What To Do About (GERD) Reflux Disease

Gastroesophageal reflux disease (GERD) is a digestive condition that occurs when stomach acid flows backwards into the food pipe, also known as the esophagus. During digestion, the lower esophageal sphincter (LES) commonly opens to allow food to pass into the stomach and closes to block stomach acids from flowing back into the esophagus. When the LES does not close normally, stomach acid can flow backwards, causing inflammation in the esophagus. Symptoms of GERD may include heartburn.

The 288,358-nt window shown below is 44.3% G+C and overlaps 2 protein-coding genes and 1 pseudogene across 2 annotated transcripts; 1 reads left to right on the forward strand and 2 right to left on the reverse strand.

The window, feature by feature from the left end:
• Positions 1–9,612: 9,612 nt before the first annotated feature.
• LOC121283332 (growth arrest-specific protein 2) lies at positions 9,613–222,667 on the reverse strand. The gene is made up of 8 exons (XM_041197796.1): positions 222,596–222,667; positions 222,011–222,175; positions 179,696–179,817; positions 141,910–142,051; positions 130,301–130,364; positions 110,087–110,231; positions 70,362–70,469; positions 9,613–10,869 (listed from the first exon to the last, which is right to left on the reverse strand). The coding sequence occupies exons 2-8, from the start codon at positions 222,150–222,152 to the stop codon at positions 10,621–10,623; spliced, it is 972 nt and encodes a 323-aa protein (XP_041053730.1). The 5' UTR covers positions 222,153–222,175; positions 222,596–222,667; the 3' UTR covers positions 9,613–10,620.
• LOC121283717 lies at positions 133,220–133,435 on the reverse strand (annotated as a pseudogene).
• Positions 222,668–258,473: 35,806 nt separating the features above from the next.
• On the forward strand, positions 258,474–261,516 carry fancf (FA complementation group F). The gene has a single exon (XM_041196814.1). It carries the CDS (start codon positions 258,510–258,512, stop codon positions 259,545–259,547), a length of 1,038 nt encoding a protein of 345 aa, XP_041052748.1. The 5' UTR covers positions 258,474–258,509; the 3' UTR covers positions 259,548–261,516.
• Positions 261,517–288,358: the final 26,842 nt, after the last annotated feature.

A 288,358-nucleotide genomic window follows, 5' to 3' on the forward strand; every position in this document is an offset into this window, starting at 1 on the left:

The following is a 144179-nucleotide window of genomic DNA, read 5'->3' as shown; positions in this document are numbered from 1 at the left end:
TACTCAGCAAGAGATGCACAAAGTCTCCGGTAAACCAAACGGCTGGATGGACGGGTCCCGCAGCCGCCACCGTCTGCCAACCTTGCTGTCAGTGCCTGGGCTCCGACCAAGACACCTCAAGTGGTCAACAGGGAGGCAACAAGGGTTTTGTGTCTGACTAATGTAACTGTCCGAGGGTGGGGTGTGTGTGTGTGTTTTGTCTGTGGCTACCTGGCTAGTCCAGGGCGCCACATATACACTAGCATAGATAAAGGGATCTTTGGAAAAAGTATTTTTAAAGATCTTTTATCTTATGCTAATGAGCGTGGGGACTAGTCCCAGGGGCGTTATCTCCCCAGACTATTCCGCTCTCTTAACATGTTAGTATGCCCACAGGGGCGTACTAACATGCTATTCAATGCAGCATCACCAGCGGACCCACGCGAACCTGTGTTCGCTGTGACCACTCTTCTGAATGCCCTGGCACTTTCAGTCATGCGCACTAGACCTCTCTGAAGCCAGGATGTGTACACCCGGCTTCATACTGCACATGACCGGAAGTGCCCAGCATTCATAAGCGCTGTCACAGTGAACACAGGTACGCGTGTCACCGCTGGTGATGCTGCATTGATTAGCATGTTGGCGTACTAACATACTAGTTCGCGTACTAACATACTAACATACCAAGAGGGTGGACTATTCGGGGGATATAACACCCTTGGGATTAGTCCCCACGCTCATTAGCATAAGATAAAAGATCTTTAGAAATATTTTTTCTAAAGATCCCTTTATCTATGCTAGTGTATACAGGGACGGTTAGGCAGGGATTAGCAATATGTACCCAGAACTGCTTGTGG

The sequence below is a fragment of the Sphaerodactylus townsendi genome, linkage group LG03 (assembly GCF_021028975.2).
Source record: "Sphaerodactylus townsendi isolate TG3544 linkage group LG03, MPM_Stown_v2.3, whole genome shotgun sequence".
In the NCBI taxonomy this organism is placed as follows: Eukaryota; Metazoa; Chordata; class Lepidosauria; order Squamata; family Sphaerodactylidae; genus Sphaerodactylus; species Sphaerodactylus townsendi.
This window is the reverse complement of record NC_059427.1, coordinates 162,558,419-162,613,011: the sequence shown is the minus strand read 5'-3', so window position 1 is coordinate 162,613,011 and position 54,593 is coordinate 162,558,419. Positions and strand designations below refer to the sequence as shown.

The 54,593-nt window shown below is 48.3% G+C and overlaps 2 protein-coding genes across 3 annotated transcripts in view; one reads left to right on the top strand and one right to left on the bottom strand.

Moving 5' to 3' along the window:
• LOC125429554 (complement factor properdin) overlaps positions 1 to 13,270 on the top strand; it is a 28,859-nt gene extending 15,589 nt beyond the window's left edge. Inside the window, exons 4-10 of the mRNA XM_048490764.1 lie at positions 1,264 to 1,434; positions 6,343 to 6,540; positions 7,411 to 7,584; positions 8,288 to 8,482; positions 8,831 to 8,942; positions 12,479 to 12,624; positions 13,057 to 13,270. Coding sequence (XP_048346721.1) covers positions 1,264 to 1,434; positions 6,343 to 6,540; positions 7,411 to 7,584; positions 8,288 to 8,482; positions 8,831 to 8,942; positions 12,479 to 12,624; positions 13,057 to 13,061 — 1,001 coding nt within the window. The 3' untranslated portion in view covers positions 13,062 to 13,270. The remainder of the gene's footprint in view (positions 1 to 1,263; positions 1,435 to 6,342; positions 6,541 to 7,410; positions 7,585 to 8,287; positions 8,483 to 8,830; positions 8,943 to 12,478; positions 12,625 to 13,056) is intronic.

Medications that control stomach acid may be used to manage GERD. Antacids such as calcium supplements (Tums) may provide heartburn relief by getting rid of stomach acid. Side effects may include upset stomach. H-2 receptor blockers such as ranitidine (Zantac) work to decrease acid production. Side effects include headache. Proton pump inhibitors such as omeprazole (Prilosec) work to block acid production and to help heal the esophagus. Side effects include nausea.